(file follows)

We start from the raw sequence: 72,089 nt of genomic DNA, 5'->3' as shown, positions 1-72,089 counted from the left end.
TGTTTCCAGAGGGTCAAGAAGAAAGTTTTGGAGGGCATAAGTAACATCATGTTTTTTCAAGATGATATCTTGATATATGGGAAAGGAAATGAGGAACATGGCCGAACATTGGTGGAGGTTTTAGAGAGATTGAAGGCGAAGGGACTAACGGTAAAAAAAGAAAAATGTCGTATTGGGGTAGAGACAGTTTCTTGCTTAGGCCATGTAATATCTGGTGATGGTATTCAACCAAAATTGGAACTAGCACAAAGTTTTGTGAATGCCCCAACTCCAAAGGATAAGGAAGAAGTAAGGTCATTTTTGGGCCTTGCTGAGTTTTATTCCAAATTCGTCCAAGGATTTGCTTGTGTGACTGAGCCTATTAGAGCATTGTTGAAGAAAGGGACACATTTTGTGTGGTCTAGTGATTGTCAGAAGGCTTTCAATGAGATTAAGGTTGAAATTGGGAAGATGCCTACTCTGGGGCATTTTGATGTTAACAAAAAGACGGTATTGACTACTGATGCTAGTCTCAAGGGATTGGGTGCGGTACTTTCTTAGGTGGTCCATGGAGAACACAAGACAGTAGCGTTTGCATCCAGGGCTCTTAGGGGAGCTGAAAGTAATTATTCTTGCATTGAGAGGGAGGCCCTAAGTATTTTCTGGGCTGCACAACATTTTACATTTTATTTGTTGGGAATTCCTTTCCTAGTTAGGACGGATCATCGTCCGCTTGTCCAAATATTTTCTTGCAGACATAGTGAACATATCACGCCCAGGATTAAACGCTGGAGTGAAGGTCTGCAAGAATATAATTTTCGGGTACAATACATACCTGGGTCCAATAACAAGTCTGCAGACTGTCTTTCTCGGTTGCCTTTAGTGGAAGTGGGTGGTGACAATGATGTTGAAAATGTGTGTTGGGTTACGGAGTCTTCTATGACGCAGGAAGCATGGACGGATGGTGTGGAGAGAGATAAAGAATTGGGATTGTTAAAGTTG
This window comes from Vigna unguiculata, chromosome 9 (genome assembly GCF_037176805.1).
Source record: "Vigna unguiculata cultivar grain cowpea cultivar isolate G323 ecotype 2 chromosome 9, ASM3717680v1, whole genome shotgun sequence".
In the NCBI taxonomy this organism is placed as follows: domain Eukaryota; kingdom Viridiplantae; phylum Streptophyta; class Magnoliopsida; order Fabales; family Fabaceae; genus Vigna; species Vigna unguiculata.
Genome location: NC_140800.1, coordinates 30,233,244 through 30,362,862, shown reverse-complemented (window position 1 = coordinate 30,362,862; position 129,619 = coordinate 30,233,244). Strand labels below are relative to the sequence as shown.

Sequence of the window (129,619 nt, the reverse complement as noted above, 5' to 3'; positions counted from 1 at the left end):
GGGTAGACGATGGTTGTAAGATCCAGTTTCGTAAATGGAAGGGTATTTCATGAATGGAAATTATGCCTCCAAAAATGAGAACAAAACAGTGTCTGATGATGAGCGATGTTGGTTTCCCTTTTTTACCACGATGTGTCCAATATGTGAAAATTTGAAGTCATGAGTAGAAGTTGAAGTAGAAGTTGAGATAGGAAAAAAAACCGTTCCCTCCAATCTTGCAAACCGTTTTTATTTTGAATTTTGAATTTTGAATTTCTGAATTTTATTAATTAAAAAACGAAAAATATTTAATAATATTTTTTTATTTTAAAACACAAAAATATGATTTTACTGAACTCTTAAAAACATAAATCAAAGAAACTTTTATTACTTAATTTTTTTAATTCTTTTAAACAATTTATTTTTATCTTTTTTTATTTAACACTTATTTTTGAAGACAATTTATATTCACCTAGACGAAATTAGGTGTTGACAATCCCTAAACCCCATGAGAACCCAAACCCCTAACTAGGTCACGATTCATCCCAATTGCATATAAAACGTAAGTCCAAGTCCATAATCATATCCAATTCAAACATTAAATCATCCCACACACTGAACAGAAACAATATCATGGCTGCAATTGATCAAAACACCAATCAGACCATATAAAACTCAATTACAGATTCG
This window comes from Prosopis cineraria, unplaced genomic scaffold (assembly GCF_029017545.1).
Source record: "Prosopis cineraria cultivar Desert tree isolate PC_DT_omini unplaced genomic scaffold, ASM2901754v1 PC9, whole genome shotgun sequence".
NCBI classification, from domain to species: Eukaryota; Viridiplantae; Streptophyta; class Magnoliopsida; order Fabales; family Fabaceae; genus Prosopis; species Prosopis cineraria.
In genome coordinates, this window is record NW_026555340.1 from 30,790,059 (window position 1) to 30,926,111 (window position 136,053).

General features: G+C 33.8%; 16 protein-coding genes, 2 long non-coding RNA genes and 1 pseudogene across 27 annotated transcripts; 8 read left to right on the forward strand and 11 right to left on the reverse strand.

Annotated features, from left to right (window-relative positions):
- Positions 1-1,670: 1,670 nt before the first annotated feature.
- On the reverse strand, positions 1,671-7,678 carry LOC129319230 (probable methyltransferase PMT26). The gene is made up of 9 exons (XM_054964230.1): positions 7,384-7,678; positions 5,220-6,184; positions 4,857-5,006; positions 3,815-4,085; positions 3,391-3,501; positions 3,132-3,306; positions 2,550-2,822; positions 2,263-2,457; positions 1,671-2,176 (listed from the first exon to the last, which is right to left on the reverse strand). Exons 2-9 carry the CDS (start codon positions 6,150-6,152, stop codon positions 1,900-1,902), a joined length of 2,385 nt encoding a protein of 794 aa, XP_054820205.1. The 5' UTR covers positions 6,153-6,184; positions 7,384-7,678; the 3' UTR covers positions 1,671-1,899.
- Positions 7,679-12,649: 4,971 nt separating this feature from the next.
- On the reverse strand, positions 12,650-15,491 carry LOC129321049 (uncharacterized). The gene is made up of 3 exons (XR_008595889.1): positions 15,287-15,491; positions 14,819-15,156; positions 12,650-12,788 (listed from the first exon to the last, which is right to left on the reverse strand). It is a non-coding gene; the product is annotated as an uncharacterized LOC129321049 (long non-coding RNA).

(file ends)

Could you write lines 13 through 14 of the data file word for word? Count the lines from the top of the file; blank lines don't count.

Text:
General features: G+C 33.8%; 16 protein-coding genes, 2 long non-coding RNA genes and 1 pseudogene across 27 annotated transcripts; 8 read left to right on the forward strand and 11 right to left on the reverse strand.

Annotated features, from left to right (window-relative positions):